Returning to economic advantage and curiosity, “children growing up in poverty hear far fewer total number of words, have a harder time learning to read, and ultimately are less likely to do well in school by the time they are in third grade…” Professor Engel goes on, “if a child lives with parents who only use words to manage practical tasks, he may struggle to use language for less practical, more contemplative purposes.” In turn, this affects the ability of children to formulate and ask good questions, which is a very important way to express curiosity and learn about the world and one’s place in it.

Focus not on the school experience, because that’s only part of child’s experience. Instead, focus on what children hear adults say and see adults do. Early on, children overtly mimic. Grown adults mimic too… following a parent or aunt or uncle’s path as a result of a gift or what seemed to be an inconsequential conversation at the time. I just found a book about world cultures that my aunt and uncle gave me when I was nine years old. I remember reading the book dozens of times. Many decades later, it’s clear that the book shaped my current professional activities in global education. I did not learn much of this in school, or in any formal setting. It was my own curiosity that shaped these ideas, and continues to shape them today.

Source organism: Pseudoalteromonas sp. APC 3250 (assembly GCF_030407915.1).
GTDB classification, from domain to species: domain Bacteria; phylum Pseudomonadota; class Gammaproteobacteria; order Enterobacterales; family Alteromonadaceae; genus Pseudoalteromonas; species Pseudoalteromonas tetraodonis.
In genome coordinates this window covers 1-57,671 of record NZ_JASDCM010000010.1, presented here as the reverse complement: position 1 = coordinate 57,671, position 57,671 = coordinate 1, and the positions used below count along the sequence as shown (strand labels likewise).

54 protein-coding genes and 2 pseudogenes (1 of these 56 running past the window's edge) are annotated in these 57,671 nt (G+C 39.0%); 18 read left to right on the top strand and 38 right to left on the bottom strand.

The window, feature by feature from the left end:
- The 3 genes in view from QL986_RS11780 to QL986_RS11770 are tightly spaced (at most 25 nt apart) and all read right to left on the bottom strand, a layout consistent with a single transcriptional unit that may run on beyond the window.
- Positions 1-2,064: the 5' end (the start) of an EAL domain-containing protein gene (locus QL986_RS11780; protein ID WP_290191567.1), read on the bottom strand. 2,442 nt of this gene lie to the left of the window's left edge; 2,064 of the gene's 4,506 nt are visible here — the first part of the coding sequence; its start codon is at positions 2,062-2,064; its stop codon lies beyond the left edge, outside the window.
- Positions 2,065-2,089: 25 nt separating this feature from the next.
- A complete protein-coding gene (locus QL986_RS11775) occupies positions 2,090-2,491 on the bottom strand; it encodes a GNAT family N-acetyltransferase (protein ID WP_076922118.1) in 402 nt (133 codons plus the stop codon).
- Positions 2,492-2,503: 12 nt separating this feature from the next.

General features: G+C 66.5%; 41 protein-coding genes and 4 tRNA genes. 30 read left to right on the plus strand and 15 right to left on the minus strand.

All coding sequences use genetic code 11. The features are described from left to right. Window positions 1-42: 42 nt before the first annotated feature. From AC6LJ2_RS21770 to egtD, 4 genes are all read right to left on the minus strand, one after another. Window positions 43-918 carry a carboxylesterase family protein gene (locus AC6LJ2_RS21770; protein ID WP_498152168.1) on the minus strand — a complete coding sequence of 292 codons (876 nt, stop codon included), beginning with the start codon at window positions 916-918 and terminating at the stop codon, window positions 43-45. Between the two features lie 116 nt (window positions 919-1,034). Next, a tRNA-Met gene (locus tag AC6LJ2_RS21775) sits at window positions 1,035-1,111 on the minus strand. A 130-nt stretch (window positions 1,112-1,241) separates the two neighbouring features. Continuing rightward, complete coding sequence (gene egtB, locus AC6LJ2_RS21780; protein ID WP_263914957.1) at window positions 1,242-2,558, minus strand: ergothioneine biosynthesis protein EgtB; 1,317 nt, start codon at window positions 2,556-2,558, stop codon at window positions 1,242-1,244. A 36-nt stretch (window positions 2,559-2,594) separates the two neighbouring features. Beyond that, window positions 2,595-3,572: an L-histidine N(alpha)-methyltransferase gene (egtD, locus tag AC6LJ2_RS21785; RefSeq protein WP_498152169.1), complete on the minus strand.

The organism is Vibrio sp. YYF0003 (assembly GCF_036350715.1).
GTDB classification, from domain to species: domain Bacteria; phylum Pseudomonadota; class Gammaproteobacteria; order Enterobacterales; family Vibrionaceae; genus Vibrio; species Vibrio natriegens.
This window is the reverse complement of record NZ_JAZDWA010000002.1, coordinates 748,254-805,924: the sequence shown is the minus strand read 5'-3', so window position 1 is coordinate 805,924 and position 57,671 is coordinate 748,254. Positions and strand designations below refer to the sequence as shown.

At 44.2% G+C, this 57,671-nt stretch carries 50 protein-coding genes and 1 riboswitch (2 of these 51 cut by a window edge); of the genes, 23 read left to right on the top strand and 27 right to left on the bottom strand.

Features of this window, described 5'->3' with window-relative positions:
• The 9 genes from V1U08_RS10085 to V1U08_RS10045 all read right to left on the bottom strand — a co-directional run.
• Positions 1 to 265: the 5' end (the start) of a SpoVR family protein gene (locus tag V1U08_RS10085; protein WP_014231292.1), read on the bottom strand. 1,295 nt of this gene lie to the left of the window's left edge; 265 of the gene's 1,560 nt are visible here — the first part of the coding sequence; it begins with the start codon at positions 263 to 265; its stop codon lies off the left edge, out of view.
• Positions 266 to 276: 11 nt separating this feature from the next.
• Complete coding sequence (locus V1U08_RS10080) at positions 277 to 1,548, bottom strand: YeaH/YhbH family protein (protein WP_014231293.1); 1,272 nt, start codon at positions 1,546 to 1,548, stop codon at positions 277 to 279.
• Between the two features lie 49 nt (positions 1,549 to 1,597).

School simply isn’t the place to nurture curiosity. There’s just too much other stuff to do. There is constant pressure to prepare the students for the upcoming test, to complete the project on schedule, to score the grades necessary for advancement. Distractions–which are essential to curiosity and exploration–are deeply discouraged. Inquisitive students must be not derail the classroom conversation, however interesting and significant their questions may be.

Is curiosity the opposite of education?